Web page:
While I love the thought of the idea (who doesn't drool a little thinking of eating deep-dish, some italian beef, and Chicago dogs), I don't think it'll ever happen. Bart said it best, and I'll echo the sentiment that people that stand to make the coin will want to have a championship game played out of the elements and in their comfortability of warm seats. The thought is that warm cheeks in seats mean less of the casual fans will leave because of braving the elements, and more will in turn buy meat products, frothy beverages, and more stuff. Buying more stuff equates to making more money.

And as the saying goes "Show me the....

Still, if there is a traditionalist bone in any of the conference suits' bodies, playing the game in Chicago in early December makes a lot of sense from a culture and brand standpoint. Isn't the Chicago skyline as the backdrop in chilly (if not bone-chilling cold) outdoor weather what everyone thinks of when memories of Midwestern football is conjured (insert slow joke here)?
I guess we'll have to see how it all plays out.

(iii) Who will have a better tenure at their new gigs, Purdue's Darrell Hazell, or Wisconsin's Gary Andersen?


I gotta go with Gary Andersen on this one simply because there are some built in advantages at Wisconsin over what Purdue has to offer. It's not like the Boilermakers don't stand a chance at changing the culture into a more consistent winning one, but the Badgers have had things where they want them for a couple of decades now.

And as we have seen many times in today's hiring of college coaches at big programs, the first couple of years can make or break--if not end--an era. Gary Andersen already has a lot of food left in the pantry to cook the groceries, and doesn't have to be the Chef Ramsay of college football and turn things around.

That's less than what we can say about Purdue. The Boilermakers are going to be a rebuilding project under Hazzell to some extent, and he's going to have to work really hard to land recruits with the brand name that's there now. In the end, he might turn Faygo into Coca-Cola, but right now, it's a longer shot than the Pepsi Co. that Andersen has been put in charge of.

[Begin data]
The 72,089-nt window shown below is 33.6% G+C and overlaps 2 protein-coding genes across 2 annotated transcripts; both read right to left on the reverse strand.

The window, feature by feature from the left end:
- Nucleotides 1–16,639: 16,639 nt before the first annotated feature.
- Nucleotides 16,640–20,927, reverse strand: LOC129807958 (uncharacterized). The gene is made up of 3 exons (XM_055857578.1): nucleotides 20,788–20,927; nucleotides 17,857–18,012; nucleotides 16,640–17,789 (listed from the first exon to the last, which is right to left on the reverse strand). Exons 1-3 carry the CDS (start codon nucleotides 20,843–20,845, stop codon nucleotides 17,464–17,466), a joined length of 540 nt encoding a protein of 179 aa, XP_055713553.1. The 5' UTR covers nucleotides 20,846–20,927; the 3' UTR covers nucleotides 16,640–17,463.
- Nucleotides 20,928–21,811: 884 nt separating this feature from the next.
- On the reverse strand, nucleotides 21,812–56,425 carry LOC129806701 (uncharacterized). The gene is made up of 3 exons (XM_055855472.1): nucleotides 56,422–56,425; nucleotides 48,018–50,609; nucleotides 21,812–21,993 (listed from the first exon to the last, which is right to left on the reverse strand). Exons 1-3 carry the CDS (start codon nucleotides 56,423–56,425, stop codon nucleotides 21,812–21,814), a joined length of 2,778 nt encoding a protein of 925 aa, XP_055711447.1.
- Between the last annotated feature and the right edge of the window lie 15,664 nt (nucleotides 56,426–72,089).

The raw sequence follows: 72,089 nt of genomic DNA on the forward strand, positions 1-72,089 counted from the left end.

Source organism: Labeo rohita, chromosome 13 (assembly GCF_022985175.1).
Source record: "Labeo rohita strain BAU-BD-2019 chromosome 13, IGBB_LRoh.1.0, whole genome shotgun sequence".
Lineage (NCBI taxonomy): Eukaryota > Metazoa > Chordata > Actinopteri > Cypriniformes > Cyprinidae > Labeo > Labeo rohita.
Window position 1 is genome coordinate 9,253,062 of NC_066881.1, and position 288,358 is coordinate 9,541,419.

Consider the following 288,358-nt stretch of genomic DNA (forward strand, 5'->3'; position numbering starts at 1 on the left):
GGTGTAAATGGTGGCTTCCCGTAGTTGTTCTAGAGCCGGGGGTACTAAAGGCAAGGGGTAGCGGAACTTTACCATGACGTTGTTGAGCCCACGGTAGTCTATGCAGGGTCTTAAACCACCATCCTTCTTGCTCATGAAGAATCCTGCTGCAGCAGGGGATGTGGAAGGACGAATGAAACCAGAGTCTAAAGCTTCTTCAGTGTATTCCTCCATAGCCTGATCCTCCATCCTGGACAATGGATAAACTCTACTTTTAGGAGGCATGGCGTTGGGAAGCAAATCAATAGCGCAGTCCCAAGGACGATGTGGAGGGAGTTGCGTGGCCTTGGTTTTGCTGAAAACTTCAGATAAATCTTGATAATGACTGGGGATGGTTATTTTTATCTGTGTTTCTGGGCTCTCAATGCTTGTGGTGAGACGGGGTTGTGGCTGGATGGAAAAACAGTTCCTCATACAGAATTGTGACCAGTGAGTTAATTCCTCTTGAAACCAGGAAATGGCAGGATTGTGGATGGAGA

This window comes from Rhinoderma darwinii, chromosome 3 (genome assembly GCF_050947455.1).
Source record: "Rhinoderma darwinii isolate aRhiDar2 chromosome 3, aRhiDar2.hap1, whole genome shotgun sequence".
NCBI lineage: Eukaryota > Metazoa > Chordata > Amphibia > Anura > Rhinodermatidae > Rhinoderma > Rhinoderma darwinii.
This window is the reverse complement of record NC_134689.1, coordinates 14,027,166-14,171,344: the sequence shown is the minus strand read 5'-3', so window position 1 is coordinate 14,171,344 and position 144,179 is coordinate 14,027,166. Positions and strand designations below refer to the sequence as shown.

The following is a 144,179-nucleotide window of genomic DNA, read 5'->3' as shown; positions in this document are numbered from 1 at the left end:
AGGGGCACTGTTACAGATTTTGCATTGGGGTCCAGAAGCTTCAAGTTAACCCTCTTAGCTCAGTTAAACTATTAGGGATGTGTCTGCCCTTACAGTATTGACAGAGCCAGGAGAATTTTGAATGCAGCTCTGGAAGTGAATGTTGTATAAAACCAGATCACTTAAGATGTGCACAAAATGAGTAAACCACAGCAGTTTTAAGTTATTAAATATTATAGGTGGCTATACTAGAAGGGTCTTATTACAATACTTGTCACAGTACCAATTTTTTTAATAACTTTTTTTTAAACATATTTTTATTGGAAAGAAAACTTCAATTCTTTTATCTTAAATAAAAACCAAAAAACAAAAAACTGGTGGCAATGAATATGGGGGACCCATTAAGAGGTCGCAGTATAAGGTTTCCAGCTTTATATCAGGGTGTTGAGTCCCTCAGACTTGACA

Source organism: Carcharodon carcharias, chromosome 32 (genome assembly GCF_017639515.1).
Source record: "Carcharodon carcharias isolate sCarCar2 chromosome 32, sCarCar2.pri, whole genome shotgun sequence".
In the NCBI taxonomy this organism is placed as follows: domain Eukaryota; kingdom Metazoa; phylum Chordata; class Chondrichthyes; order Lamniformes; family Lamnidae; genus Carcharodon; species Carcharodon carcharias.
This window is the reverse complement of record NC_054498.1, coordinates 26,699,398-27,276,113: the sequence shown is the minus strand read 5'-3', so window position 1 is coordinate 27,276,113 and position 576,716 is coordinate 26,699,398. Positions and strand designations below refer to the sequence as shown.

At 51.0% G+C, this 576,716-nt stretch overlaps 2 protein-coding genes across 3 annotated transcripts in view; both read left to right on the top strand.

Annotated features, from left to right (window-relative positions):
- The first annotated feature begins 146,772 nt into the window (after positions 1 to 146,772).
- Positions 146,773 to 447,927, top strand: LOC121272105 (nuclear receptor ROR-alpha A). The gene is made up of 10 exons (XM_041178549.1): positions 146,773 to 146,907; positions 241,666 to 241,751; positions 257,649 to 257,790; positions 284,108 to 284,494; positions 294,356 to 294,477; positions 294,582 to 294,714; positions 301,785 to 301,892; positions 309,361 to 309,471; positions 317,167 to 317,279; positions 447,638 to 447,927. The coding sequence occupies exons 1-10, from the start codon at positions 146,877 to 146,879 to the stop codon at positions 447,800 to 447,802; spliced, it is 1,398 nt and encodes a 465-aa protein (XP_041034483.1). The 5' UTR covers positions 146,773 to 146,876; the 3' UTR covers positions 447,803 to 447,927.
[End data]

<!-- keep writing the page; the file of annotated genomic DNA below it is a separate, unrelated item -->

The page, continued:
Start out by saying both are great hires. It's like asking me to choose between Harpoon and Boulevarde Single Wide IPAs. But the convictions of sports blogging demand that I do, so I'm going with Darrell Hazell for reasons you won't hear on ANY other college football site.

Former Indiana Gov. Mitch Daniels recently became the president at Purdue, leaving behind a legacy that saw the state go from having budget issues to the midwest's biggest budgetary surplus. As of last June, the state was $2 billion ahead and Daniels' policies allowed taxpayers at least a $100 refund with an annual state revenue $500 million more than state expenditures. If nothing else was proven in his tenure, it's that Daniels knows how to shave money from where it's not needed and put it into programs that are most financially beneficial.

One would argue that an elite football program would serve that, since most programs at the FBS level are in the red, but the elite ones find themselves in the black. The assistant hires of Hazell seem to identify that Purdue is willing to put money into this program, and though Daniels isn't the president because he is good at turning around football programs, financial success at the university near the top will have a trickle down effect to places like football, and Purdue should see the benefits of a savvy financial mind taking over.

Hazell can assuredly coach, but it's no secret that smart people surround themselves with even smarter people to achieve great heights. Purdue sets up to have the loot to do just that. And we all know the bugaboo as to why Bret Bielema reportedly left. Black figures, red figures, they don't matter. The only color that does is green.

Follow Phil on Twitter @PhilHarrisonCFN and Bart @Bart_CFN